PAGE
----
When it comes to memory overclocking, Intel's Socket 1156 platform much more attractive than the 1366 platform. Nevertheless, some points should be considered. The new architecture of the processors are obtained for the Memory Overclocking completely new aspects. Since the memory controller from the motherboard to the CPU moved, you need now instead of a good motherboard a good CPU. The blame for low memory clock is now therefore no longer the main board, but to look at the CPU. Also has been the subject of "tensions" changed a lot. At the start of the Core i7 spread the rumor that the CPU may use a maximum of only 1.65 V as memory voltage. Meanwhile, has been shown that a higher voltage is quite possible. As a higher voltage effect in the long run is not exactly known. Nevertheless, there is such a warning is not without reason. Of course it is up to you how much power it expects of the memory controller. Also, we should be aware of the loss of warranty.
However, there is one crucial point about memory overclocking "for base 1156-systems: the Uncore clock. This is always min. 1.5 times as fast as the memory, depending on the largest memory divider of the CPU is available. In practice, the following calculation:
Core i7-8x0 (up to DDR3-1600 divider):
BLCK * Uncore Multi 18x = Uncore clock
133 * 18 = 2.400MHz clock Uncore
200 * 18 = 3.600MHz clock Uncore
BLCK 200 x memory divider (6x/8x/10x/12x) = max. DDR3-2400 at Uncore 3.600MHZ
Since 1156-base systems only have a maximum memory dividers for DDR3-1600 can store higher frequencies can be achieved only on the increase of BLCK. The Uncore clock is independent from the actual CPU clock and can be increased only by the BCLK Uncore Furthermore, the clock still responsible for other constituents in Uncore area such as the DMI-Controller, IMC (Integrated Memory controller and L3 cache realize. With a BLCK of 200MHz is also a memory clock can be of 1.200MHz (DDR3-2400) are. However, needed for high clock rates correspondingly high IMC voltage. Here is Intel a limit. Ideally, local people work the system with an IMC voltage of 1.15 V (standard), but Intel has released more than 1.35V.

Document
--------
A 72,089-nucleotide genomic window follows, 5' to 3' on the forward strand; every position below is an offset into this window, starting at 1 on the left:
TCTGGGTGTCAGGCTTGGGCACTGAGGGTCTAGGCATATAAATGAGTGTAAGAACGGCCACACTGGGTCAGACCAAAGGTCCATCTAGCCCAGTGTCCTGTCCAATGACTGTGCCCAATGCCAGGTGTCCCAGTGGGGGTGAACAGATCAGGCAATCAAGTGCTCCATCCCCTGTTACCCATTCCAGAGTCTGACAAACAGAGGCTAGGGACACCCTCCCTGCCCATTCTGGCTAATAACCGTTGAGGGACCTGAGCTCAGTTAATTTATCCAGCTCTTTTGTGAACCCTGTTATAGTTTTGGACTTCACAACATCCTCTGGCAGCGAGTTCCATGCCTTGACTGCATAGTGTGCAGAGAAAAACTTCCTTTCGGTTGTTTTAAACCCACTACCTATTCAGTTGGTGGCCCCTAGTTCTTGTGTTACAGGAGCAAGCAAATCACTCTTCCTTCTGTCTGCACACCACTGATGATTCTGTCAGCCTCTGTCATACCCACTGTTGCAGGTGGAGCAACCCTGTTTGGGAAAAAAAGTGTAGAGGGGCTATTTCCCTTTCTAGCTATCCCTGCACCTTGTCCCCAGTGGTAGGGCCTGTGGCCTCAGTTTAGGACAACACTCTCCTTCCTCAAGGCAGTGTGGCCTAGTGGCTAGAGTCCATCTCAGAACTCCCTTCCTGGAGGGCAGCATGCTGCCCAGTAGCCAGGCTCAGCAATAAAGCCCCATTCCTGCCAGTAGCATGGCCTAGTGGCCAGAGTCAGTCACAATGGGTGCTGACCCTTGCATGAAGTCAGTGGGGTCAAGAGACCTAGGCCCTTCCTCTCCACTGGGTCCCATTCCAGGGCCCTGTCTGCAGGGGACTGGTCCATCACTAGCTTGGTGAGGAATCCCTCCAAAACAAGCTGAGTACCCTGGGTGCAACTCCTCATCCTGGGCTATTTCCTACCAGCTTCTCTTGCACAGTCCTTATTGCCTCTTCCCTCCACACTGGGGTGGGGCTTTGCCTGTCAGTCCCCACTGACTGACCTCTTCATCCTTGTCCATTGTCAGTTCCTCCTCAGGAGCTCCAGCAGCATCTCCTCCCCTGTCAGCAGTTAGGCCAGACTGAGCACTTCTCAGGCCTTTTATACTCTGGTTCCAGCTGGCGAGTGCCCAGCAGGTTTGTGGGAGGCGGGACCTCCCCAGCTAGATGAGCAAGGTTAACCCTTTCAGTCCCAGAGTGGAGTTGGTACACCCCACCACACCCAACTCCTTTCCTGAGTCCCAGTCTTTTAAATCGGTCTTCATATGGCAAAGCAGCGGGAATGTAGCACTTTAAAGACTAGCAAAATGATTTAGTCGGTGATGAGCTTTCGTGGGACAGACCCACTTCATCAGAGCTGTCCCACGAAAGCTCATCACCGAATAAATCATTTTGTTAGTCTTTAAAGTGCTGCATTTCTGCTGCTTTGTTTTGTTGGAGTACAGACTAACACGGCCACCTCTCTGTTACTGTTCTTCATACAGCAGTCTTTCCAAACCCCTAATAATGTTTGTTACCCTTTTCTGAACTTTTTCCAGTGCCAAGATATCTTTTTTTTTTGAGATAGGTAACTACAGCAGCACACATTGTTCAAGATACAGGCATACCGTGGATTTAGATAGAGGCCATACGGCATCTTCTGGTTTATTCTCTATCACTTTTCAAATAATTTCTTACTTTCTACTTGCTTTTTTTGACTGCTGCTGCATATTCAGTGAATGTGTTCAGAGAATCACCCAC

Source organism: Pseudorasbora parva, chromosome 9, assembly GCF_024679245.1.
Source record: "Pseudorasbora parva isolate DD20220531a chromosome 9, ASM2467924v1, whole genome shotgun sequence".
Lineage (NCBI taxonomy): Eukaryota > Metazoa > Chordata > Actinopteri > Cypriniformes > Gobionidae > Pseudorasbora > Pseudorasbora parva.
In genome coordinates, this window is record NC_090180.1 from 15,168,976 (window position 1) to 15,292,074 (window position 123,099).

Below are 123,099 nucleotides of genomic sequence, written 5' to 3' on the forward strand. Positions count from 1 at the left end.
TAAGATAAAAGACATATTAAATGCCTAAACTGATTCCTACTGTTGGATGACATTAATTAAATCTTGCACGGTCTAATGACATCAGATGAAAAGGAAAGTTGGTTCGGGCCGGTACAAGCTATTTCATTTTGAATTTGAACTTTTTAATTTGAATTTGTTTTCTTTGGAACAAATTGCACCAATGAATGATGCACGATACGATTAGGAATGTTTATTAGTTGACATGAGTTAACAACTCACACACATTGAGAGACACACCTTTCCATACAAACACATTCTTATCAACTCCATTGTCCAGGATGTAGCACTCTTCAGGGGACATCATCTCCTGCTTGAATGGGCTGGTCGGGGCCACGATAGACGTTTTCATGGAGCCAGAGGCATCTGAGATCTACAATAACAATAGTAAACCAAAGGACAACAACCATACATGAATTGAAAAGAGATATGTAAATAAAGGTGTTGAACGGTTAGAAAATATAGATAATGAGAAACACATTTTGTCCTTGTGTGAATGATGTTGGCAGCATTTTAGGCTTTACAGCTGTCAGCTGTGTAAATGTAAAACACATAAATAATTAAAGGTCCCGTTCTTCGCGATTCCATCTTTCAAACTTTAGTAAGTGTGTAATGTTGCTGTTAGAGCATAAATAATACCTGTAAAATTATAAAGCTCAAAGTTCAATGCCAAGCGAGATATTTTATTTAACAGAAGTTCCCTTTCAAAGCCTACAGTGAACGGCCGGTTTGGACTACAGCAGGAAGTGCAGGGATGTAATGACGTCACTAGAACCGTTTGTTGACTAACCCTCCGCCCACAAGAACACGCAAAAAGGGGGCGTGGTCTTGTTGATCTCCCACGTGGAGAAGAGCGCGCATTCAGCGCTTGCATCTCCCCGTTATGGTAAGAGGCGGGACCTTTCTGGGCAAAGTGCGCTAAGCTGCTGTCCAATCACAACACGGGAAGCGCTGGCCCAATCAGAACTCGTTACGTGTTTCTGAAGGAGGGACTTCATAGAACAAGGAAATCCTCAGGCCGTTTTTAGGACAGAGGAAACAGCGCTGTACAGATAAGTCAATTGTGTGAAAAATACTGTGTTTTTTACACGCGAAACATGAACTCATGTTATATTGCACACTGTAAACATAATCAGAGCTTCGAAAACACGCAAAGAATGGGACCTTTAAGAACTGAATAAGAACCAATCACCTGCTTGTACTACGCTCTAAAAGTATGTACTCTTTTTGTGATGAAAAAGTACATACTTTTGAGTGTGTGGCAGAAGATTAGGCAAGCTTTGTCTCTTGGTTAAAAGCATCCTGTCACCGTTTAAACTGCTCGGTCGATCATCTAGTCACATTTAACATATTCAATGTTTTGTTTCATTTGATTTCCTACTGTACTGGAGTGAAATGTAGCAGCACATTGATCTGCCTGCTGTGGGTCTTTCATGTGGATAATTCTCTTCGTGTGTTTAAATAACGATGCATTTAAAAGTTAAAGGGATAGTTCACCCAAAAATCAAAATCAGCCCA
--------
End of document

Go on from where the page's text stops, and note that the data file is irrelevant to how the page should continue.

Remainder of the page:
To push the memory to its maximum as the motherboard is a Gigabyte P55-UD7 used. When a CPU uses Intel Xeon UP X3460. This is identical to the "desktop counterpart" Intel Core i7-860. In addition to the maximum clock rate and the lowest latency to be tested. There is even without overclocking the opportunity to improve the performance of memory. The maximum clock rates are determined at three different voltages: 1.50 V (JEDEC standard), 1.65 V and (standard voltage) and 1.75 V. The test system is tested against the remainder with another Memory and running with a memory clock beyond DDR3-2500 (2.250MHz). For the maximum latency set of CL10-12-10-301T, the Memory of Patriot maximum 1.254MHz (DDR3-2500) reached at 1.65 V. With the factory timings of CL9-11-9-27 was up to 1.218MHz (DDR3-2436) is possible. This limited the tRAS value. If this example to 28 or more relaxed, the memory can overclock a bit further. Even at 1.5 V provides the kit from good results and allows the DDR3-1600 mode with CL6-8-6-24. The DDR3-2000 mode was CL7-9-7-25 is possible with 1.65 volts. A higher memory voltage of 1.75 V did not improve - the kit does not scale to more tension.